Fear in my experience has inhibited me from achieving many things from social endeavours, new experiences or intimate relations and generally pursuing more of a life without getting overly concerned about the consequences.
However, some may argue that fear can be a positive emotion, as it's involves us to critique with rational thinking.
For example consequences of jumping off a damn cliff or something.
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I think you're "conflating" the word "fear" with the definition of "anxiety."
"Anxiety" is not "fear."
"Anxiety" is the short term for what psychologists more accurately refer to as "apprehensive expectation."
"Anxiety" = "Apprehension" about your "Expectation."
"Fear" = an emotional response to certain or almost certain (i. e., "imminent or highly probable") "DANGER."
"DANGER" is the magic word. Danger usually means anything related to your "immediate" survival (i. e., if you don't feel "FEAR" and you go ahead and "ACT," then you're most likely going to "DIE"). For that reason, you can see how humans that had a very properly developed sense of "FEAR" "survived" (and therefore, reproduced) compared to those that didn't (well, we know what happened to them).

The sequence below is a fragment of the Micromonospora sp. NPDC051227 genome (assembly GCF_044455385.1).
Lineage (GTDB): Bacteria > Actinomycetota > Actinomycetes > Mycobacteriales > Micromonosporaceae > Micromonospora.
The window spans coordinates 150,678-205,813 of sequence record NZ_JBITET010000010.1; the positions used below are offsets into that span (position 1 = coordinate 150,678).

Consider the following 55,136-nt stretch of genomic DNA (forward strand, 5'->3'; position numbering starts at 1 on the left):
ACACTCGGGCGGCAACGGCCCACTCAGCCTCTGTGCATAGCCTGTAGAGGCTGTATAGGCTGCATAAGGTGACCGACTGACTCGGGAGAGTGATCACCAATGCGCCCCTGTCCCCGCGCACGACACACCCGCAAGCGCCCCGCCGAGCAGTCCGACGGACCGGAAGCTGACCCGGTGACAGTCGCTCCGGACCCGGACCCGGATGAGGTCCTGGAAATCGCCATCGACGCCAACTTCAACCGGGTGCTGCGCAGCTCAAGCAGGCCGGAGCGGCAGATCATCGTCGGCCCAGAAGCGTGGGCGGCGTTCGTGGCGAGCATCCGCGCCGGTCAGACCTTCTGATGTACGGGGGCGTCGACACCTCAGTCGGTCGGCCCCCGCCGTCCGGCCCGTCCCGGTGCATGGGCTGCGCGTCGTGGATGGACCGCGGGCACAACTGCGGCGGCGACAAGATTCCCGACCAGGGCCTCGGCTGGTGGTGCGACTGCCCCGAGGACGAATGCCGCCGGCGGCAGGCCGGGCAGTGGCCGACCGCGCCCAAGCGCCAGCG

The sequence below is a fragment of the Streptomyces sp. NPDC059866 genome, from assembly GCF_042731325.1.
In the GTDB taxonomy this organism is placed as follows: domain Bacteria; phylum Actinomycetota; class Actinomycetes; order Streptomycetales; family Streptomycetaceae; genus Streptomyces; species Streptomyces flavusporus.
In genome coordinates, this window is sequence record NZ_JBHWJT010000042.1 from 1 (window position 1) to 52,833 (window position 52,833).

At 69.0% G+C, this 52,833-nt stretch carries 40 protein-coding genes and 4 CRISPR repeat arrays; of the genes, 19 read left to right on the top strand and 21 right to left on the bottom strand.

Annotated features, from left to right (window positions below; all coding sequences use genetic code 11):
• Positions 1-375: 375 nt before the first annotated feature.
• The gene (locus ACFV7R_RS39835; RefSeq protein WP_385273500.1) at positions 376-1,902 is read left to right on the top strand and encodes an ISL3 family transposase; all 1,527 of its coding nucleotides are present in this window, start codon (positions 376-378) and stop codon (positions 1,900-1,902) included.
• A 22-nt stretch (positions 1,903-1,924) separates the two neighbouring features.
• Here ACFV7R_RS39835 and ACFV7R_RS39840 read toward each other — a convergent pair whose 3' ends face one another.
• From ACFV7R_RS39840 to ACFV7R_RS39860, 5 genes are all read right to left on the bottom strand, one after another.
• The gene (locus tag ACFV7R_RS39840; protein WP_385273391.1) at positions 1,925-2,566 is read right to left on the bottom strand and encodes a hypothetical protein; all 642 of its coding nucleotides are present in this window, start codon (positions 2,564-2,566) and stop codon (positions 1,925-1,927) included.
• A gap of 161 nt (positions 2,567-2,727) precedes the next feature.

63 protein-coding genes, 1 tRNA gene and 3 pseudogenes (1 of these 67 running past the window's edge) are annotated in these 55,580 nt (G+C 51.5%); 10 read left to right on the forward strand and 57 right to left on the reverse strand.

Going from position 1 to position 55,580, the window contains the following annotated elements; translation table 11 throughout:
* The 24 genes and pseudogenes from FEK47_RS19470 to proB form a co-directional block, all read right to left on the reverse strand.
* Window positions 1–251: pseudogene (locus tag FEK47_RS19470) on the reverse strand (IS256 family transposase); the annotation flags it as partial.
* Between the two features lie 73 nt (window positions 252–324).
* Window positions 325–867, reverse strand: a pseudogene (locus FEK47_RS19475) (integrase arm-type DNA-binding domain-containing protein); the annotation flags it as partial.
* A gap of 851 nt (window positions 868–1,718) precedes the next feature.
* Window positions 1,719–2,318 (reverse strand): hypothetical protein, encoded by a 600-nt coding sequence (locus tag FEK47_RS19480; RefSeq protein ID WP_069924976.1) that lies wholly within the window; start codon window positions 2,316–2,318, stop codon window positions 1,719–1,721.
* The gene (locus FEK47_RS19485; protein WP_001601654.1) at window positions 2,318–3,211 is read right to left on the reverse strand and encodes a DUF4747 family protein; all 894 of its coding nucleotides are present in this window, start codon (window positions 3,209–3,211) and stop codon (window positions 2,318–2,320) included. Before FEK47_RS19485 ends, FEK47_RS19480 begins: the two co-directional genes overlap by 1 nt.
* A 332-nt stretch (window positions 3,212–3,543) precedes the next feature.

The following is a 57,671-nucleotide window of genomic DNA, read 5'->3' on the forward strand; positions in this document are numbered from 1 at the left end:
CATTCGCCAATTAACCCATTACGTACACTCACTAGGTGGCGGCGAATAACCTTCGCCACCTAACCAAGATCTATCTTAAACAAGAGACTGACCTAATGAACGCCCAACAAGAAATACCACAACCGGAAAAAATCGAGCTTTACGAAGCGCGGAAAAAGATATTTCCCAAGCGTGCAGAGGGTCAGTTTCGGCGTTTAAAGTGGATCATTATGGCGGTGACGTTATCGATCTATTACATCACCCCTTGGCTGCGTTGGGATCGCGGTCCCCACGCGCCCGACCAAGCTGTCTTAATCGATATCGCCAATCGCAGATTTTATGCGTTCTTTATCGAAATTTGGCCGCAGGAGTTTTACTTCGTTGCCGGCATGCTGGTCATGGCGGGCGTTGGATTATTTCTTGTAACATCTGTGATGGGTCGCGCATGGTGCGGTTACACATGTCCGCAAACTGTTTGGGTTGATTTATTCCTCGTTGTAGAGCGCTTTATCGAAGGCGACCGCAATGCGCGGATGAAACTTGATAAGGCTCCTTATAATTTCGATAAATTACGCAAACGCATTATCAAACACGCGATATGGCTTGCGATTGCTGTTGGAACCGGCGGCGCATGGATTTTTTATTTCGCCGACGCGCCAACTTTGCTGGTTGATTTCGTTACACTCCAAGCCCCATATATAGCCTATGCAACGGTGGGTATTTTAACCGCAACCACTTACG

"Anxiety" is totally different. With anxiety, a person has a certain "expectation" about the future or distant consequences of their choices or actions. That "expectation" is usually "negative" or "over-conservative." As a result, the person is very "apprehensive" every time they even "think" about their "expectation."
For example, a husband comes home from work. He "expects" his wife to not be in the mood, or tired, or some other excuse, so when she comes next to him and wants to be affectionate, he acts cold, detached, unemotional, disconnected, etc. He feels "apprehensive" about the idea of either him trying to initiate sexual activity, or her trying to be affectionate (because it will then make him feel turned on, and his "expectation" is that if he tries to initiate any kind of sexual activity, he will just be "shut down" and end up feeling negative, rejected and frustrated. So, he is "apprehensive" (meaning, he looks for ways to "avoid" what he imagines to negative consequences).
"Avoidance" is the key characteristic of "anxiety."
Avoidant "behavior" is not the main problem, it's avoidant "thinking" that's the problem. Avoidant "thinking" happens when the initial "apprehension" towards a perceived expectation occurs. At first, the brain simply wants to avoid what it perceives as a likely "negative" or "uncomfortable" (emotionally) situation. But very quickly and almost immediately thereafter, the brain does something remarkable - it "creates" (rationalizations) and (supporting justifications) to support and justify "why" a person engages in avoidant "behavior."0